Alas, great is my sorrow. Your name is Ah Chen, and when you were born I was not truly pleased. I am a farmer, and a farmer needs strong sons to help with his work, but before a year had passed you had stolen my heart. You grew more teeth, and you grew daily in wisdom, and you said 'Mommy' and 'Daddy' and your pronunciation was perfect. When you were three you would knock at the door and then you would run back and ask, 'Who is it?' When you were four your uncle came to visit and you played the host. Lifting your cup, you said, 'Ching!' and we roared with laughter and you blushed and covered your face with your hands, but I know that you thought yourself very clever. Now they tell me that I must try to forget you, but it is hard to forget you. "You carried a toy basket. You sat at a low stool to eat porridge. You repeated the Great Learning and bowed to Buddha. You played at guessing games, and romped around the house. You were very brave, and when you fell and cut your knee you did not cry because you did not think it was right. When you picked up fruit or rice, you always looked at people's faces to see if it was all right before putting it in your mouth, and you were careful not to tear your clothes. "Ah Chen, do you remember how worried we were when the flood broke our dikes and the sickness killed our pigs? Then the Duke of Ch'in raised our taxes and I was sent to plead with him, and I made him believe that we could not pay out taxes. Peasants who cannot pay taxes are useless to dukes, so he sent his soldiers to destroy our village, and thus it was the foolishness of your father that led to your death. Now you have gone to Hell to be judged, and I know that you must be very frightened, but you must try not to cry or make loud noises because it is not like being at home with your own people. "Ah Chen, do you remember Auntie Yang, the midwife? She was also killed, and she was very fond of you. She had no little girls of her own, so it is alright for you to try and find her, and to offer her your hand and ask her to take care of you. When you come before the Yama Kings, you should clasp your hands together and plead to them: 'I am young and I am innocent. I was born in a poor family, and I was content with scanty meals. I was never wilfully careless of my shoes and my clothing, and I never wasted a grain of rice. If evil spirits bully me, may thou protect me.' You should put it just that way, and I am sure that the Yama Kings will protect you. "Ah Chen, I have soup for you and I will burn paper money for you to use, and the priest is writing down this prayer that I will send to you. If you hear my prayer, will you come to see me in your dreams? If fate so wills that you must yet lead an earthly life, I pray that you will come again to your mother's womb. Meanwhile I will cry, 'Ah Chen, your father is here!' I can but weep for you, and call your name.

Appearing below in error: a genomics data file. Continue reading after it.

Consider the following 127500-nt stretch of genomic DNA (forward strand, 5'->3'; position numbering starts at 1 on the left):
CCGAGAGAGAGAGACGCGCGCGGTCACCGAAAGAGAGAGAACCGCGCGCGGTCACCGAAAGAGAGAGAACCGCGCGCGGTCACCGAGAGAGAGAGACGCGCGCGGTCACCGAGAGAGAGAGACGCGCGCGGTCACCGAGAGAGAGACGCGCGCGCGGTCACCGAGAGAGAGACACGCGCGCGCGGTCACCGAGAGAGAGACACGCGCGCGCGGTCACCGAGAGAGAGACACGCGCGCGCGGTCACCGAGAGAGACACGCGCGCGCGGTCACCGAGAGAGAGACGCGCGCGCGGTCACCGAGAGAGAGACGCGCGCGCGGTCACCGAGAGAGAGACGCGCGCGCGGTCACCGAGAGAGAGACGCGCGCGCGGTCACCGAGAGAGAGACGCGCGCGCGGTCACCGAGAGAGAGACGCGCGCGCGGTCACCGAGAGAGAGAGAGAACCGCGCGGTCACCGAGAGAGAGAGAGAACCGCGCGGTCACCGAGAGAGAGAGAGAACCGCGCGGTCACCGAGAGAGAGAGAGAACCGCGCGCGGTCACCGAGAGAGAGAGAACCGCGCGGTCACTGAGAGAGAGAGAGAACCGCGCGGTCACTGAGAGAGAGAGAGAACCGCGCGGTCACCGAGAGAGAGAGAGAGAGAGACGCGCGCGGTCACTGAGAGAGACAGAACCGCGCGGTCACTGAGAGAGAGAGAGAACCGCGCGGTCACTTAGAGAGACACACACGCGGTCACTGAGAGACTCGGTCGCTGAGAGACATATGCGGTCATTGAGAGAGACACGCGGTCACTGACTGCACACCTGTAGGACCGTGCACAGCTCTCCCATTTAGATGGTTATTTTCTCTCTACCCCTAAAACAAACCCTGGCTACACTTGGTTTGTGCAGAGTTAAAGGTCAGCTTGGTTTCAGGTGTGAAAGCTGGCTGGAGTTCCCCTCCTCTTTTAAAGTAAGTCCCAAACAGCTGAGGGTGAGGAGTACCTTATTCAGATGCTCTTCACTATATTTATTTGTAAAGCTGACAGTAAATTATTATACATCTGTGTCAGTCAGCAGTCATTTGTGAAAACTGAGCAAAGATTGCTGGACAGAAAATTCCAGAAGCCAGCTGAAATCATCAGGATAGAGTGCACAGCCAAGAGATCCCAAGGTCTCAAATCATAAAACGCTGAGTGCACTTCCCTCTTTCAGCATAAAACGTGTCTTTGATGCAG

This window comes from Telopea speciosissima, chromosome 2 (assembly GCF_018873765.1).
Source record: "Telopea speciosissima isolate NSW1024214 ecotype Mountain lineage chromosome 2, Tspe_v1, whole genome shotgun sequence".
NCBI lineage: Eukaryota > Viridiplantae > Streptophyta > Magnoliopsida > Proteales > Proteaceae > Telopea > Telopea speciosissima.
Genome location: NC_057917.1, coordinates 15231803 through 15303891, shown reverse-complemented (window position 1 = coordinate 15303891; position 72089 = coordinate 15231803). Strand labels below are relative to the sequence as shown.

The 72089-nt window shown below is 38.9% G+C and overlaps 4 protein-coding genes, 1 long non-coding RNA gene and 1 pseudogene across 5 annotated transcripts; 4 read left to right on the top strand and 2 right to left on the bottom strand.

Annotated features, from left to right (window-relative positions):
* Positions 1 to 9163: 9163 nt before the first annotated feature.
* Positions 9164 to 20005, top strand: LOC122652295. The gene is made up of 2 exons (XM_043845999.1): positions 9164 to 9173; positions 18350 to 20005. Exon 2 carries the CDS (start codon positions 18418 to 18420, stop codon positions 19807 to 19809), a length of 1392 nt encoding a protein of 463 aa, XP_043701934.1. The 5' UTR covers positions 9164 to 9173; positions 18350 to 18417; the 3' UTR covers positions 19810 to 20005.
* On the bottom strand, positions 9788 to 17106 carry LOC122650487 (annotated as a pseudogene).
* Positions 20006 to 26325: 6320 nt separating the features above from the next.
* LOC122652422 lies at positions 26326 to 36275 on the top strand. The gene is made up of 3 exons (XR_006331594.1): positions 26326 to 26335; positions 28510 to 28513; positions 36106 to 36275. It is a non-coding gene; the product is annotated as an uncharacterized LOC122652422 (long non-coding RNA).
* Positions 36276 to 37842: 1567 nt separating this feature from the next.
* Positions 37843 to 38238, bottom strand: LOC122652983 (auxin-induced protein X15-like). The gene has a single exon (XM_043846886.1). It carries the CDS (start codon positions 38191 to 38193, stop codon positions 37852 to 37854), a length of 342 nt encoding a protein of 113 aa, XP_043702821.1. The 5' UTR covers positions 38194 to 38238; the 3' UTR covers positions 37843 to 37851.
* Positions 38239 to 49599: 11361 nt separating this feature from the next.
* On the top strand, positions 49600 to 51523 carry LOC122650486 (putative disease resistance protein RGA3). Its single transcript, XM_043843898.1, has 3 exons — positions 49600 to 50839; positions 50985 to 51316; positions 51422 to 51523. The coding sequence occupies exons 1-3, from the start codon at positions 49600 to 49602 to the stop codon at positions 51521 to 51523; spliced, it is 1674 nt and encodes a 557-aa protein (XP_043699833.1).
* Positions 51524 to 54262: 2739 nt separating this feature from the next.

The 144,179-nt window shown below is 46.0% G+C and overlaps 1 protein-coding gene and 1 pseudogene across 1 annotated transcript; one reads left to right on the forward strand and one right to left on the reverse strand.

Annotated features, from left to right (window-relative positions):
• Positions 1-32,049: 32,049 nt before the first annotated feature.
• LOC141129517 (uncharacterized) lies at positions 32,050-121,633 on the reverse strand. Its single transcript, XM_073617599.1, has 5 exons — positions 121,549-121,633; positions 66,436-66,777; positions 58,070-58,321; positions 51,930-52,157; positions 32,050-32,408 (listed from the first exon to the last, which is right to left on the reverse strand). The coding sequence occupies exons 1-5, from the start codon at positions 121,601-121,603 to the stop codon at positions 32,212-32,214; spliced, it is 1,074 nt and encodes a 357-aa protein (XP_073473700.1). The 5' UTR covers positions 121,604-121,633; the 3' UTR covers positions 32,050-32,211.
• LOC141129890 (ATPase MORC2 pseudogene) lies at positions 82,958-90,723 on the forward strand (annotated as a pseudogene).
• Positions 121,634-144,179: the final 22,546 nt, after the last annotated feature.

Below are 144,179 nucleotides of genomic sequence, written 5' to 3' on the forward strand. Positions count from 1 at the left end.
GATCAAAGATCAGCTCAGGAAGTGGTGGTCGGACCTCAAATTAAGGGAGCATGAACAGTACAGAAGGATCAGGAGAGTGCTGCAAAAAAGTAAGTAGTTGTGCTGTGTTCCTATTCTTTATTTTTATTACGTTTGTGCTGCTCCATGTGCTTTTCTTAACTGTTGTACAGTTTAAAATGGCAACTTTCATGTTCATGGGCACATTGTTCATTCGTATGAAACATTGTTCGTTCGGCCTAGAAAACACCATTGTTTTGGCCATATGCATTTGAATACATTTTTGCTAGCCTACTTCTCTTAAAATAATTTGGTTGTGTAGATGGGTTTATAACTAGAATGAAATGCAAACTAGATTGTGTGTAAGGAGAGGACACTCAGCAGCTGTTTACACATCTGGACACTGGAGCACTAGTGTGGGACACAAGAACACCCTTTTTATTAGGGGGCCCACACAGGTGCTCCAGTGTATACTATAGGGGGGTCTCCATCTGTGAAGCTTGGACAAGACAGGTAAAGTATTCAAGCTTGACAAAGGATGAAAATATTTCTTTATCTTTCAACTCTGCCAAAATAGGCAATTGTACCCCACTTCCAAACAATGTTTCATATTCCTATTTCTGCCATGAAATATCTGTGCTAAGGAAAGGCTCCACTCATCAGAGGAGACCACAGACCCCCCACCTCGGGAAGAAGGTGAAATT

Barry Hughart (Bridge of Birds (The Chronicles of Master Li and Number Ten Ox, #1))